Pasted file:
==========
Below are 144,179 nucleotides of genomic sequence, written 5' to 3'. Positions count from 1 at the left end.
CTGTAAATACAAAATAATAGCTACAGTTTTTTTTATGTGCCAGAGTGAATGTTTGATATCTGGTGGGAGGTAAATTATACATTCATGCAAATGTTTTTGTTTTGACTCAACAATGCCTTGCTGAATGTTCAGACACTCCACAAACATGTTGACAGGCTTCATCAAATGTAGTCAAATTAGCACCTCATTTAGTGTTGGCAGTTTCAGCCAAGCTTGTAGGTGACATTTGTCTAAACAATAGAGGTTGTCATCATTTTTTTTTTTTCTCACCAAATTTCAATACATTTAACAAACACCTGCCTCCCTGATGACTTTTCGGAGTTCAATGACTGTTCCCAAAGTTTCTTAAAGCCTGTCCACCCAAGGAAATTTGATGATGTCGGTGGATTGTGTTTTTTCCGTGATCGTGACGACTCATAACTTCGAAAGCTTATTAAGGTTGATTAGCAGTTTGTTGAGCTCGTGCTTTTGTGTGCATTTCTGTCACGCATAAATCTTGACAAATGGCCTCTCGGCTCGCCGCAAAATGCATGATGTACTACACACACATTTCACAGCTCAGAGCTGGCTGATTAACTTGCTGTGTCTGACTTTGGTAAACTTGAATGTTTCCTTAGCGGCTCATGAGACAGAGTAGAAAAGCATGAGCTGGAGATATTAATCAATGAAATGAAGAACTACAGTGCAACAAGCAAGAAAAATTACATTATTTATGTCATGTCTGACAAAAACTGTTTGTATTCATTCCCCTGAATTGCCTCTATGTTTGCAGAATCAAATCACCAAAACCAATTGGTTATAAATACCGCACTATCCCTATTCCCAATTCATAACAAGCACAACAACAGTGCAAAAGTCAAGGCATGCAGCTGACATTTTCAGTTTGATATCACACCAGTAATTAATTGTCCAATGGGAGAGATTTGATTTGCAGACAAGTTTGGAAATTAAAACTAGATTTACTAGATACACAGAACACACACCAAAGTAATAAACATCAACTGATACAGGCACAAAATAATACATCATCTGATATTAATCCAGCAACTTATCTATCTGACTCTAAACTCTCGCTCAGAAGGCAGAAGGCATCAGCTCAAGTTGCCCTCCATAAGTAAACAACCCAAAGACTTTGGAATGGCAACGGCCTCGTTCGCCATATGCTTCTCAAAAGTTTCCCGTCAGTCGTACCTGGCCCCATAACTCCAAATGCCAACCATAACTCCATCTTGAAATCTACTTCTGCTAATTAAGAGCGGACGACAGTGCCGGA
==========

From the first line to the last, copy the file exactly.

Below are 144,179 nucleotides of genomic sequence, written 5' to 3'. Positions count from 1 at the left end.
CTGTAAATACAAAATAATAGCTACAGTTTTTTTTATGTGCCAGAGTGAATGTTTGATATCTGGTGGGAGGTAAATTATACATTCATGCAAATGTTTTTGTTTTGACTCAACAATGCCTTGCTGAATGTTCAGACACTCCACAAACATGTTGACAGGCTTCATCAAATGTAGTCAAATTAGCACCTCATTTAGTGTTGGCAGTTTCAGCCAAGCTTGTAGGTGACATTTGTCTAAACAATAGAGGTTGTCATCATTTTTTTTTTTTCTCACCAAATTTCAATACATTTAACAAACACCTGCCTCCCTGATGACTTTTCGGAGTTCAATGACTGTTCCCAAAGTTTCTTAAAGCCTGTCCACCCAAGGAAATTTGATGATGTCGGTGGATTGTGTTTTTTCCGTGATCGTGACGACTCATAACTTCGAAAGCTTATTAAGGTTGATTAGCAGTTTGTTGAGCTCGTGCTTTTGTGTGCATTTCTGTCACGCATAAATCTTGACAAATGGCCTCTCGGCTCGCCGCAAAATGCATGATGTACTACACACACATTTCACAGCTCAGAGCTGGCTGATTAACTTGCTGTGTCTGACTTTGGTAAACTTGAATGTTTCCTTAGCGGCTCATGAGACAGAGTAGAAAAGCATGAGCTGGAGATATTAATCAATGAAATGAAGAACTACAGTGCAACAAGCAAGAAAAATTACATTATTTATGTCATGTCTGACAAAAACTGTTTGTATTCATTCCCCTGAATTGCCTCTATGTTTGCAGAATCAAATCACCAAAACCAATTGGTTATAAATACCGCACTATCCCTATTCCCAATTCATAACAAGCACAACAACAGTGCAAAAGTCAAGGCATGCAGCTGACATTTTCAGTTTGATATCACACCAGTAATTAATTGTCCAATGGGAGAGATTTGATTTGCAGACAAGTTTGGAAATTAAAACTAGATTTACTAGATACACAGAACACACACCAAAGTAATAAACATCAACTGATACAGGCACAAAATAATACATCATCTGATATTAATCCAGCAACTTATCTATCTGACTCTAAACTCTCGCTCAGAAGGCAGAAGGCATCAGCTCAAGTTGCCCTCCATAAGTAAACAACCCAAAGACTTTGGAATGGCAACGGCCTCGTTCGCCATATGCTTCTCAAAAGTTTCCCGTCAGTCGTACCTGGCCCCATAACTCCAAATGCCAACCATAACTCCATCTTGAAATCTACTTCTGCTAATTAAGAGCGGACGACAGTGCCGGA